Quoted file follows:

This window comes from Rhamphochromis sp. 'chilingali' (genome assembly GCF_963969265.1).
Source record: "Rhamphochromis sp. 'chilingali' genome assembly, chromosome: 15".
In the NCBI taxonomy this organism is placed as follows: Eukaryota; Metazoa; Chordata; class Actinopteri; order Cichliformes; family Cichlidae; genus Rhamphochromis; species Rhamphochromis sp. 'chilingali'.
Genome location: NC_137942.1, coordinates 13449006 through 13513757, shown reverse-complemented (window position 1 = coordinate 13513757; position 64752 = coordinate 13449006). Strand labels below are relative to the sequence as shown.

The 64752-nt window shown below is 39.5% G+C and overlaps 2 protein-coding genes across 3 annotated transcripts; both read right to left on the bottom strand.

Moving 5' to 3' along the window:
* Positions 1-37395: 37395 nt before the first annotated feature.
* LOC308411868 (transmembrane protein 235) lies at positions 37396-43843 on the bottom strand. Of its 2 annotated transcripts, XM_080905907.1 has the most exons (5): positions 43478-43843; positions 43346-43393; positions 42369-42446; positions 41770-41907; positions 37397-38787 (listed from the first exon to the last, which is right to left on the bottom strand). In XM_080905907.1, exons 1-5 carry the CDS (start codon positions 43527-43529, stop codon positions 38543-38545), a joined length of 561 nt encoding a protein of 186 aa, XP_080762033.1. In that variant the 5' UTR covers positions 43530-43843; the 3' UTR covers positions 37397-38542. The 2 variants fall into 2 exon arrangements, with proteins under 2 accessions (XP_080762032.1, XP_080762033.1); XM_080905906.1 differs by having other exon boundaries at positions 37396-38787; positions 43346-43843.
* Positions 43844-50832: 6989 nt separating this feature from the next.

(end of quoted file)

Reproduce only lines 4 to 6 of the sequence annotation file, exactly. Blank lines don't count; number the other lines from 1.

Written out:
Genome location: NC_137942.1, coordinates 13449006 through 13513757, shown reverse-complemented (window position 1 = coordinate 13513757; position 64752 = coordinate 13449006). Strand labels below are relative to the sequence as shown.

The 64752-nt window shown below is 39.5% G+C and overlaps 2 protein-coding genes across 3 annotated transcripts; both read right to left on the bottom strand.

Moving 5' to 3' along the window: